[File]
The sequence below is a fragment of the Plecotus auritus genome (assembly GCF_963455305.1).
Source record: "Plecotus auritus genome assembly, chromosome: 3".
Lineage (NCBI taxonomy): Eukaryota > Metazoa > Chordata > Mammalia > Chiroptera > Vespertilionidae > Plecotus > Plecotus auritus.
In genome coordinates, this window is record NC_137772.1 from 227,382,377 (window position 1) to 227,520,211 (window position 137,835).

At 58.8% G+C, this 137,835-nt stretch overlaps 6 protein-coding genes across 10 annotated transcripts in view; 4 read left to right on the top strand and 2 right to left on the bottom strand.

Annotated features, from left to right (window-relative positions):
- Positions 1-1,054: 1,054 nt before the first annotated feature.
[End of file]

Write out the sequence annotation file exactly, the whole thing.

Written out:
The sequence below is a fragment of the Plecotus auritus genome (assembly GCF_963455305.1).
Source record: "Plecotus auritus genome assembly, chromosome: 3".
Lineage (NCBI taxonomy): Eukaryota > Metazoa > Chordata > Mammalia > Chiroptera > Vespertilionidae > Plecotus > Plecotus auritus.
In genome coordinates, this window is record NC_137772.1 from 227,382,377 (window position 1) to 227,520,211 (window position 137,835).

At 58.8% G+C, this 137,835-nt stretch overlaps 6 protein-coding genes across 10 annotated transcripts in view; 4 read left to right on the top strand and 2 right to left on the bottom strand.

Annotated features, from left to right (window-relative positions):
- Positions 1-1,054: 1,054 nt before the first annotated feature.